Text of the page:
She is soft-spoken and unassuming but with an inner strength radiating from her calm blue gaze. Florence Watts is a woman whose legacy is evident all over the Regal Heights community. Whether it’s the flowering Rosemount gardens, the flourishing mini-forest on Springmount Avenue or the bright yellow bursts of daffodils on the northeast corner of Davenport and Dufferin streets, her relentless drive has helped to create these green zones.
Florence moved to Toronto in 1966 with her husband Dick and their children. “It was a time when Yorkville was a hub for artists and musicians and our teenagers loved it,” she says with a bright smile. “Regal Heights was in the path of Jewish, Italian, Portuguese and Jamaican immigrants who had settled at some point in the area. It was different from small towns such as Brantford and Weston where we lived before and we liked the diversity.” Even though the Watts were nervous when occasional violent disputes arose from rooming houses nearby, they were determined to make their neighbourhood a safe haven for their family.
Soon, Florence joined the Oakwood Escarpment Residents’ Association, which later became the Regal Heights Residents’ Association (RHRA). Kay Rex, a resident and Globe and Mail reporter at the time was the chair. Kay’s main agenda was a much-needed local daycare. Although Florence’s children were now teenagers and did not need daycare, she and other volunteers and parents scrambled to set one up that met government standards. She recalls, “We begged and borrowed equipment, hired a supervisor and did quite a lot of persuading.” They made it happen at Regal Road Public School and 28 children enrolled immediately.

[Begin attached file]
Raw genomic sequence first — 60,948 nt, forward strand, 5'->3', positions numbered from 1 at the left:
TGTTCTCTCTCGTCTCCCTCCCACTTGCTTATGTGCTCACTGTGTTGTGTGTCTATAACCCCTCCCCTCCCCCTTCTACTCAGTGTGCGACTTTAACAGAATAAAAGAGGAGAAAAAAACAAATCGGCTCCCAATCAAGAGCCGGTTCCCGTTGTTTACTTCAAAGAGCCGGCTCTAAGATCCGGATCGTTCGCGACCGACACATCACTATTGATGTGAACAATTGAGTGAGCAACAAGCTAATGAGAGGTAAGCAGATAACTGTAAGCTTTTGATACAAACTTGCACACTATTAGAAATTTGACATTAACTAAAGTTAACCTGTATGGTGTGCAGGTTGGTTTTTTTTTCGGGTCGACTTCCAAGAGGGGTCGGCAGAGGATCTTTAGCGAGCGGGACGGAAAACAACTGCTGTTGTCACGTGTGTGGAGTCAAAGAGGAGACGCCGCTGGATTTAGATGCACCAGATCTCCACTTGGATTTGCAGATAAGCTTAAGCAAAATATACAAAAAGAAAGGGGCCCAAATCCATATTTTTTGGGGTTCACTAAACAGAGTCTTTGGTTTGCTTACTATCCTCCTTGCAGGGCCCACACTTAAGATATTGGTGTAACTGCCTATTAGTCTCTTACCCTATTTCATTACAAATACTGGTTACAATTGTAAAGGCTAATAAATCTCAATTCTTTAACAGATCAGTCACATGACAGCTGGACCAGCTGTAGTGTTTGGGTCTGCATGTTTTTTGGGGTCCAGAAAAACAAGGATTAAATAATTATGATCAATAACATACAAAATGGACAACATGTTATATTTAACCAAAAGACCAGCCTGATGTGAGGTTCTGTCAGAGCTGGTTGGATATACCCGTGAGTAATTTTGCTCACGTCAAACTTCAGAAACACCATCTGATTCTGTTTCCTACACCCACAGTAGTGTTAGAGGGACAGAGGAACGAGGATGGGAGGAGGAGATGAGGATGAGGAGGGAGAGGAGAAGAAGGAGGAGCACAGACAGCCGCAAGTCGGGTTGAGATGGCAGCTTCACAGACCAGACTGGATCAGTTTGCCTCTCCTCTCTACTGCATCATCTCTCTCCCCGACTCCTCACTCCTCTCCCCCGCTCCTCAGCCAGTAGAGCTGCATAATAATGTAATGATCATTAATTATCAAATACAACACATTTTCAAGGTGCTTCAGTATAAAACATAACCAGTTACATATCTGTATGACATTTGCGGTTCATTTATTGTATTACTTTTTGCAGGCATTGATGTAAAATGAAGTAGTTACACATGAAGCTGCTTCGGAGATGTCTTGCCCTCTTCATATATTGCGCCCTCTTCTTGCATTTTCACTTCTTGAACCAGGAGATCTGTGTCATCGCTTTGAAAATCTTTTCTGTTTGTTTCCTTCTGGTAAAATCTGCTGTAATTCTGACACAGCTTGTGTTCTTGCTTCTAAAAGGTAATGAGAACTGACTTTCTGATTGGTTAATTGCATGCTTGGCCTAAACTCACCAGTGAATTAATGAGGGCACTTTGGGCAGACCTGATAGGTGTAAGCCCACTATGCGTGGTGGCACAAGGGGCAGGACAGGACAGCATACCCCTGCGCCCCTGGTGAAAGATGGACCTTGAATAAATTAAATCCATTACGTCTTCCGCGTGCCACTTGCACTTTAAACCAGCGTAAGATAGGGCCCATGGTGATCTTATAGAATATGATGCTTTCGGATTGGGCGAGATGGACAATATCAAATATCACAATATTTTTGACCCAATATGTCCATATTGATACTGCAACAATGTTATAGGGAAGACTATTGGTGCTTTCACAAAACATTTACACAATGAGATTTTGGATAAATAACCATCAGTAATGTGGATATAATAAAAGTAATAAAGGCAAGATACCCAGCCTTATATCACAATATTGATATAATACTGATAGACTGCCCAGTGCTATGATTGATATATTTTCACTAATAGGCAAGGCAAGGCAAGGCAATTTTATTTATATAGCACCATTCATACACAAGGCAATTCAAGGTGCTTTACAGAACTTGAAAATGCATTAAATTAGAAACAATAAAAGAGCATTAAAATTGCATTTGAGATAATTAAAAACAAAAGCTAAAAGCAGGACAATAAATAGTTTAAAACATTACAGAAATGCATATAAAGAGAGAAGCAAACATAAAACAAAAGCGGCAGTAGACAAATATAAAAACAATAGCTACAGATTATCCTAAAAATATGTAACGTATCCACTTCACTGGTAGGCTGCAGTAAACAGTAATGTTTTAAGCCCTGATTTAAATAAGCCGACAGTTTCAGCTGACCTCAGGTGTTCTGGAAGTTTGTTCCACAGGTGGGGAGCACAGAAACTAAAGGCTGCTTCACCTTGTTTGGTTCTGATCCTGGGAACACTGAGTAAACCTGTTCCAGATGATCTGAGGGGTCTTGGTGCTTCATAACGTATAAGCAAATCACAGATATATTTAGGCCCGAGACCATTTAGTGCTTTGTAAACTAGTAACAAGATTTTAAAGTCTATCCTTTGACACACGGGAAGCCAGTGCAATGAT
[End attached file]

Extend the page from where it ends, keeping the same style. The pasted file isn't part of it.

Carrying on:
“Things needed to be looked after,” she says, as if it was natural that the community was her responsibility, her extended home. Dick felt the same way and eventually became chair of the residents’ association. Florence’s quiet, gentle personality complemented Dick’s vocal and energetic one. He says of her, “It is wonderful to have a partner who enjoys, as I do, building the social and environmental qualities of a community.”
The dynamic couple worked tirelessly with other RHRA volunteers as well as city councillors to build a safe and friendly community. A major accomplishment was the transformation of Glenholme, Lauder, Northcliffe and Westmount into one-way streets to reduce the traffic flow coming through the area.
As Florence became more engaged with the neighbourhood, she came across a book entitled St. Clair West in Pictures written by Toronto Public Library staff Nancy Byers and Barbara Myrvold but not published. Apparently, a copy had been sitting on a library shelf for years. Florence, an avid reader, was thrilled by the book’s documentation of the area’s rich history and committed to selling 600 copies if the library agreed to print it. The enticement worked and the book was published in 1997. To Florence’s relief, RHRA members and the neighbourhood shared her keen interest in St. Clair West’s past and a second edition came out in 1999.
The Watts’ enthusiasm about St. Clair West’s history also led them to the discovery of Garrison Creek, an old stream that was a waterway used by native people but now forgotten and buried as a sewer under Regal Heights streets. With the backing of RHRA, the couple persuaded the city to recognize Garrison Creek’s historical significance. Markers and brass medallions were inlaid on pavements to indicate the creek’s route towards the lake.
Regal Heights residents, impressed by the Watts’ devotion to the area and the power of the RHRA to implement positive changes, joined the association in growing numbers. Florence and Dick guided and befriended the new members who contributed to the community by publishing newsletters, organizing a Canada Day parade through Regal Heights streets, putting on a Christmas Carol Sing on the grounds of Oakwood Collegiate and hosting, alternately, a bi-yearly street sale and street party. These events fostered a sense of belonging and bonding within the community but required time and organizational skills. Florence, with her humble and positive outlook, says “I didn’t think of it as much more than having a good time with people I liked.”